There is a sense of disembodiment in the constant mapping by the city of its inhabitants, and indeed the tracking of individuals in the geo-location of their patterns of consumption, physical mobility, or day-to-day transactions. The city remains subject-matter, of course, but is exposed in its particularities that are at the same time stripped in curious ways from individuality–and a new Olympian perspective seems to emerge. Much as Berman described the sense of being at home in the urban onrush, there is a sense of the residue of that onrush and mobility in Wood’s time-lapse cartography of his migrations in the avenues and by-ways of London. The image recreated and archived his personalized experience of the place from between 2000 and 2009, and geo-spatial knowledge of it in a way that evades the simply objective map, but reveals “textures created by travels through the city” by finding visually expressive qualities in the “details of digital traces” that he himself has left on it through his movements: if a geography of time, it is also a personalization of place, and reconquest of it through its “textured” nature of personal dithering, squiggling, or speeding. Is it not a testament to one’s familiarity with the unexpected nature of urban society, and a personalization of the mapped nature of urban space? “It is not down on any map,” Melville wrote in a sentence of which Wood is fond; “true places never are.” If urban space is a true place for Wood, this image of 2012 continues his personal cartography, compiled from 2000 to 2012. It’s hard to say Wood or anyone could be at home in a space of surveillance. The continued divergence of monies earmarked for Homeland Security to the surveillance of urban spaces has qualitatively changed the nature of public space in American cities, and no doubt risks to change that notion worldwide, as spaces are now spaces for big data collection, and sites for surveillance against dangers real and unreal, where space can be less easily appropriated by many. At about the same tim as Wood recorded a time-lapsed record of the places he occupied, in a map whose lines seem to wear down beaten paths of streets, like foot-worn trails through a wilderness, the greater availability of new mapping technologies led to a proliferation of ways to record the occupation of urban space that carry clear connotations, as well, of an increasing awareness of being seen and observed by surveillance.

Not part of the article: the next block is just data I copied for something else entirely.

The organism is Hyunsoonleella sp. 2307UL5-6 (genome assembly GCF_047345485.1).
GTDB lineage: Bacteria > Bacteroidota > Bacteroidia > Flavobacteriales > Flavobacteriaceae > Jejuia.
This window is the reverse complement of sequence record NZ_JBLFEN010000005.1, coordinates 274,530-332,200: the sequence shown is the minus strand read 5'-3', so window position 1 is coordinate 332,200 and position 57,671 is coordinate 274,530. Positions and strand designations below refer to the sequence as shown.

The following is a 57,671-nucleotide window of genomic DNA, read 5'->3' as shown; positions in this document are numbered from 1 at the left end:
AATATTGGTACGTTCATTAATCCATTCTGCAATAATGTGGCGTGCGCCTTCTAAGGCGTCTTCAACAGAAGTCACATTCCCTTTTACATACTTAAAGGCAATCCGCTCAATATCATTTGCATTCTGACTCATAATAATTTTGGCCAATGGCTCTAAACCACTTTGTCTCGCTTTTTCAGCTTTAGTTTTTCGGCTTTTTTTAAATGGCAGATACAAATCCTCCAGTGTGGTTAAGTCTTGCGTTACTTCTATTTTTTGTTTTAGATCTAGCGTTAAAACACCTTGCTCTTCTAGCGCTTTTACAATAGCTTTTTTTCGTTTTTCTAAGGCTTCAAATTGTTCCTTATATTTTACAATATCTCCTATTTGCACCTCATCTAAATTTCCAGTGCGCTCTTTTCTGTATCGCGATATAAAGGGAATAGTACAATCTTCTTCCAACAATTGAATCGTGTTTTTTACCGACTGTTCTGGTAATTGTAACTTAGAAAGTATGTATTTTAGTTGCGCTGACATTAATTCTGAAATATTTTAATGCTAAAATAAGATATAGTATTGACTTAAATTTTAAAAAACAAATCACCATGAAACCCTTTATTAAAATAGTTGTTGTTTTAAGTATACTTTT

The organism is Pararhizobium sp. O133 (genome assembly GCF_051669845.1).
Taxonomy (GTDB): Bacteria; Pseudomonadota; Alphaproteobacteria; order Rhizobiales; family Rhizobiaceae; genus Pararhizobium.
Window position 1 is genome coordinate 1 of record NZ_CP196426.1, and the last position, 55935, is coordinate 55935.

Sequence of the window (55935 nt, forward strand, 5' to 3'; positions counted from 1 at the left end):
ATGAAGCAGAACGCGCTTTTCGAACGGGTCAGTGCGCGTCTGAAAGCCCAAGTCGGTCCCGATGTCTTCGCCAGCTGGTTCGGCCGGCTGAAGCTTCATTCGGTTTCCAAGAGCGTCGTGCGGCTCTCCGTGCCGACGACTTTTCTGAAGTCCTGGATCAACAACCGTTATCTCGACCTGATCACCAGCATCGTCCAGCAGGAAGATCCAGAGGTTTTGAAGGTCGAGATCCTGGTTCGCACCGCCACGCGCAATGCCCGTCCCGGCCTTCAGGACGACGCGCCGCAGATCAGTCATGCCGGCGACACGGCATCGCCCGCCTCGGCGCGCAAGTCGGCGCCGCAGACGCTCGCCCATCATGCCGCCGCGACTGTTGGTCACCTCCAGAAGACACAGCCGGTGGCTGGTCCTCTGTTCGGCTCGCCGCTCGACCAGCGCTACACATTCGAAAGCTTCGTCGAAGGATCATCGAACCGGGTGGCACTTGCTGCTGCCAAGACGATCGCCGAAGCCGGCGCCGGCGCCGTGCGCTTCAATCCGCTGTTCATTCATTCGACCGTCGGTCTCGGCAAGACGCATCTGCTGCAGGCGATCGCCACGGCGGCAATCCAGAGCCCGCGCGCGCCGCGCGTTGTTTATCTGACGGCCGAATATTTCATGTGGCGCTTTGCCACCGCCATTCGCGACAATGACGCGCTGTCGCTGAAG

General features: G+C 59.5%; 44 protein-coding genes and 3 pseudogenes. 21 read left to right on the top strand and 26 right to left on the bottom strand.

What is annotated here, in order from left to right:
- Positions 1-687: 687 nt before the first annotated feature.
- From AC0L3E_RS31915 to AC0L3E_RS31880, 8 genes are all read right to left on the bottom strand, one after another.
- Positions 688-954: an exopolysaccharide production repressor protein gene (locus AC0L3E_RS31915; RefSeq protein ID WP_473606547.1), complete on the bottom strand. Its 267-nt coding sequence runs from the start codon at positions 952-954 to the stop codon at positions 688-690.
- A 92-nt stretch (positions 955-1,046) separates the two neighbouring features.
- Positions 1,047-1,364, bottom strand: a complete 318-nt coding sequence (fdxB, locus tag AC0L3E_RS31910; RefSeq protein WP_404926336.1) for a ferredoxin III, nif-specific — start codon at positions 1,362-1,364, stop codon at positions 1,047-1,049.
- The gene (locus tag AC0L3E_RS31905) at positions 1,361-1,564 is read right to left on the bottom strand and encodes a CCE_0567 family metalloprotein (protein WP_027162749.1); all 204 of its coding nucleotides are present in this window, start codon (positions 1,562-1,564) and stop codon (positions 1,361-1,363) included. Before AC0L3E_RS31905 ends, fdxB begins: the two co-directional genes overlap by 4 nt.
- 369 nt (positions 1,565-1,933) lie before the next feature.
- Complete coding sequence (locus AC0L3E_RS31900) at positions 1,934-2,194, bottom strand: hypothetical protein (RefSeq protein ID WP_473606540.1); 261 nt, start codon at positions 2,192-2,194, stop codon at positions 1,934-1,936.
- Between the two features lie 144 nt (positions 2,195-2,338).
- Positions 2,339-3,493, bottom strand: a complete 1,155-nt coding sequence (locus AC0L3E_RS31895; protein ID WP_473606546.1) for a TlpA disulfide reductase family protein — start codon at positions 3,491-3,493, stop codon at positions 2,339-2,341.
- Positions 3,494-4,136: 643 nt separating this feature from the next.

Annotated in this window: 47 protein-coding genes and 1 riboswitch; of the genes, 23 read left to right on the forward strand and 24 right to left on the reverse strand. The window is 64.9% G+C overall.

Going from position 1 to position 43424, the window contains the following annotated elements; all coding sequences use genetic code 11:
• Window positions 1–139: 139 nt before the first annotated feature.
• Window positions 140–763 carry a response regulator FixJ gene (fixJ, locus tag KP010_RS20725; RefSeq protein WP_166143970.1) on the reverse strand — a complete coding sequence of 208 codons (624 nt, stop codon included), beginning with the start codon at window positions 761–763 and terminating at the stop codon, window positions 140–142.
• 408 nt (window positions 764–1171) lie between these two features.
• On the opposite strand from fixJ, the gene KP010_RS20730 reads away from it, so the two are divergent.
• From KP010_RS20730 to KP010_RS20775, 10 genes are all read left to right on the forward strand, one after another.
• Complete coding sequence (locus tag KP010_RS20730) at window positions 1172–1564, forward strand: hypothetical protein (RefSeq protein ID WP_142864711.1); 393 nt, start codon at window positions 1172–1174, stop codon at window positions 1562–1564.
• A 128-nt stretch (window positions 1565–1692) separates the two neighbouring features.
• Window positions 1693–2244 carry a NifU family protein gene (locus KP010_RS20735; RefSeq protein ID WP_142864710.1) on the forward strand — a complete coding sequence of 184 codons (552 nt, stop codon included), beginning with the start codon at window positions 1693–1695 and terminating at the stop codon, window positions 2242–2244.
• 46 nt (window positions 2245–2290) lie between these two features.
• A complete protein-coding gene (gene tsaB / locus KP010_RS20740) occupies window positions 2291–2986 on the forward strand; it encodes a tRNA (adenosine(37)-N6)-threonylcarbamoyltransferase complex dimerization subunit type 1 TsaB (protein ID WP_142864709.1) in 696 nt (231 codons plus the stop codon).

Parallel projects of urban mapping, perhaps more amenable to Berman’s image of the city as a constitutive space, include the marking of space in ways that echo the work of founders of Mass Observation in the 1930s and 1940s, who sought to track the everyday life of British men and women, through the “emotional GPS” attempted by Marina Zurkow, Scott Paterson, and Julian Bleecker, PDPal, performed in New York City, Minneapolis, and Banff, using Personal Digital Assistants (PDA’s) such as cel phones to map the intersection of emotional, rather than spatial, coordinates, in a subversion of tracking geographical location in the manner that now occurs daily in Google Maps. In ways that Berman might have appreciated, “Real Time Rome,” organized by Carlo Ratti and the MIT SENSEable City Lab, collected trails left by cell phones and GPS devices to delineate urban dynamics among different classes in real time, using an open source control system WikiCity (2008). When Esther Polak tracked the itineraries of different people of different professions by GPS in her Amsterdan RealTime (2oo2), she described the map she projected against a black background on a wall-sized video screen as a “diary in traces.” Rather than a map, we have only traces of the personal . . .